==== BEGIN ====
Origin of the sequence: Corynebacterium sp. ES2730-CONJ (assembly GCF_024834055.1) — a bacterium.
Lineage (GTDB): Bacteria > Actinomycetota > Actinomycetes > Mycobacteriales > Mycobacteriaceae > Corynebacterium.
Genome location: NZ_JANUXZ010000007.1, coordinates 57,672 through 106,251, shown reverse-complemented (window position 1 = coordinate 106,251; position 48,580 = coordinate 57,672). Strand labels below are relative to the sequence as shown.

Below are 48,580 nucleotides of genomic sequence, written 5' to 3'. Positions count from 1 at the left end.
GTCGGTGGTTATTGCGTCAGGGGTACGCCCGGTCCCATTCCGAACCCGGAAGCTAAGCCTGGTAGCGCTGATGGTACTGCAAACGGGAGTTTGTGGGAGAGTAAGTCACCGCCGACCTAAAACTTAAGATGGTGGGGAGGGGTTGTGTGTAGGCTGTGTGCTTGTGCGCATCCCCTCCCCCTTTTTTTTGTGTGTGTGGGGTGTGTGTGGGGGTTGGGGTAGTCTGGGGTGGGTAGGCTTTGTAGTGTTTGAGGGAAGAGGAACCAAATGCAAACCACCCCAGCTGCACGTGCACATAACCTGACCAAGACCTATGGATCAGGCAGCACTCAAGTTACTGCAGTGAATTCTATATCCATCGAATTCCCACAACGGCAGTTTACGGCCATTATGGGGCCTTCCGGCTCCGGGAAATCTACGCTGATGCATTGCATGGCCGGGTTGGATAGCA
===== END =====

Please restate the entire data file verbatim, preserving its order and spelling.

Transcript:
Origin of the sequence: Corynebacterium sp. ES2730-CONJ (assembly GCF_024834055.1) — a bacterium.
Lineage (GTDB): Bacteria > Actinomycetota > Actinomycetes > Mycobacteriales > Mycobacteriaceae > Corynebacterium.
Genome location: NZ_JANUXZ010000007.1, coordinates 57,672 through 106,251, shown reverse-complemented (window position 1 = coordinate 106,251; position 48,580 = coordinate 57,672). Strand labels below are relative to the sequence as shown.

Below are 48,580 nucleotides of genomic sequence, written 5' to 3'. Positions count from 1 at the left end.
GTCGGTGGTTATTGCGTCAGGGGTACGCCCGGTCCCATTCCGAACCCGGAAGCTAAGCCTGGTAGCGCTGATGGTACTGCAAACGGGAGTTTGTGGGAGAGTAAGTCACCGCCGACCTAAAACTTAAGATGGTGGGGAGGGGTTGTGTGTAGGCTGTGTGCTTGTGCGCATCCCCTCCCCCTTTTTTTTGTGTGTGTGGGGTGTGTGTGGGGGTTGGGGTAGTCTGGGGTGGGTAGGCTTTGTAGTGTTTGAGGGAAGAGGAACCAAATGCAAACCACCCCAGCTGCACGTGCACATAACCTGACCAAGACCTATGGATCAGGCAGCACTCAAGTTACTGCAGTGAATTCTATATCCATCGAATTCCCACAACGGCAGTTTACGGCCATTATGGGGCCTTCCGGCTCCGGGAAATCTACGCTGATGCATTGCATGGCCGGGTTGGATAGCA